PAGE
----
techspecs: What advice do you have for students who have an idea and want to turn it into a business?
MJ: START RIGHT NOW and keep it simple. Ask yourself three questions about your idea: Why am I doing this? What am I going to do first? And how will I do it? If you can answer the Why, What and How, you are off to a fantastic start. The next step is getting a prototype of your product or service in front of potential customers. You could do this via a crowd-funding site, a tradeshow, a YouTube video or just walking door to door. Once you’re confident that people might want to purchase the product you’ve got a business on your hands! There are of course a lot of steps to take on the journey from idea to prototype to product, but you’ve got to start simple and not overthink it. It’s easy to get overwhelmed by the prospect of starting a business. But in our experience, the complexity and difficulties of running a business don’t come all at once and you’re usually ready for them when they arrive. The most important thing is to GET STARTED!
techspecs: Bare Conductive has seen great accomplishments in just a few years, where do you see it going in the next 5 years?
MJ: Even as students we were confident that the value of what we were creating was not just in the material itself, but also in the platform for innovation that this material created. We’ve seen this platform grow very quickly in the last two years and are sure that it will continue to do so. But we have to fuel this growth by providing, new materials, new kits, new applications and new hardware. The next five years will be about building a landscape of new products that will allow our growing community to use what we do to create ideas and products of their own. In a way, the fact that we’re not sure where we will be exactly is what gets us so excited.
techspecs: Where do you believe the DIY movement is heading?
MJ: Bare Conductive’s founders have all been active in the DIY/Maker movement since 2007 and there have certainly been a lot of changes in the last 6 years, but I think it boils down to breadth and capability. The movement has developed breadth by moving beyond electronics and hacking to become about making, from knitting to rapid prototyping. Rapid manufacturing technology and the ease of communication has given everyone an ability to realise their ideas. When you combine this breadth and capability with the confidence and optimism of the Maker Movement you have a powerful force for determining the future.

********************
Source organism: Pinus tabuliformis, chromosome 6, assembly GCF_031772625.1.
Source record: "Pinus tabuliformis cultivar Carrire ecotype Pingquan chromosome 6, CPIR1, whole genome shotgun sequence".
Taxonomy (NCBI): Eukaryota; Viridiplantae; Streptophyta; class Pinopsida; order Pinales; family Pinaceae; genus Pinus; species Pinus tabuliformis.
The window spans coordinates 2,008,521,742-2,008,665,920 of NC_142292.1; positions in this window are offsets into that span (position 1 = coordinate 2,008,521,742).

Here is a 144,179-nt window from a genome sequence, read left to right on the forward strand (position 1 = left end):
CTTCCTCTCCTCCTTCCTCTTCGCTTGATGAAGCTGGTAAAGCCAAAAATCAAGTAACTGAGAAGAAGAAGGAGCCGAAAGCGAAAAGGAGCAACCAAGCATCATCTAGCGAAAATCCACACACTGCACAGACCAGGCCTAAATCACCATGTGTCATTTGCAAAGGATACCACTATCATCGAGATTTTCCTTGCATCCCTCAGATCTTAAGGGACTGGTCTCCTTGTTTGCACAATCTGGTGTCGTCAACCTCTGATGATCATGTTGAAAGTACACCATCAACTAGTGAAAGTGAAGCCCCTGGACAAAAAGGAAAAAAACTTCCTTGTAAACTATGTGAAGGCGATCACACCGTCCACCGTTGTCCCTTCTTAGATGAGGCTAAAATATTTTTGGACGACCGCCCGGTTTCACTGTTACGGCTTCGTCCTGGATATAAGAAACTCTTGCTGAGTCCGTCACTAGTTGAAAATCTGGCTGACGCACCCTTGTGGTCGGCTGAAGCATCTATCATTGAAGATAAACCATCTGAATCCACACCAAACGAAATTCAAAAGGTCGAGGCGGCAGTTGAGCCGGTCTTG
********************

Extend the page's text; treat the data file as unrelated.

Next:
techspecs: Over the last 5 years, what do you consider to be the greatest technological innovation?
MJ: Hmm….good question. At first I was trying to think of a single new technology, but actually I think it’s deeply related to your last question. The biggest shift in the last 5 years has come from the way in which innovation can be realised in a larger market. The combination of crowd funding and social media means that the path from idea to innovation and from project to product is shorter than ever. Platforms like Kickstarter are a great for way for individual Makers to create businesses from their ideas, but I think that we’ll look back and see that these platforms will have had a deeper impact. They are shifting the way that we value the role of the creator in the economy as well as the structure of business itself. Thanks to other innovations like rapid manufacturing and online payment systems, the upfront costs for manufacturing are dramatically lower than they were 5 years ago. Lower upfront costs, sharing mechanisms and crowdfunding mean that ideas get to market faster and make an impact sooner. We’ll look back and realise that the beginning of this decade was setting the stage for a major change in the way that the world works. This is a seriously exciting time!
The Bare Conductive Pen is available TODAY at your local RadioShack store.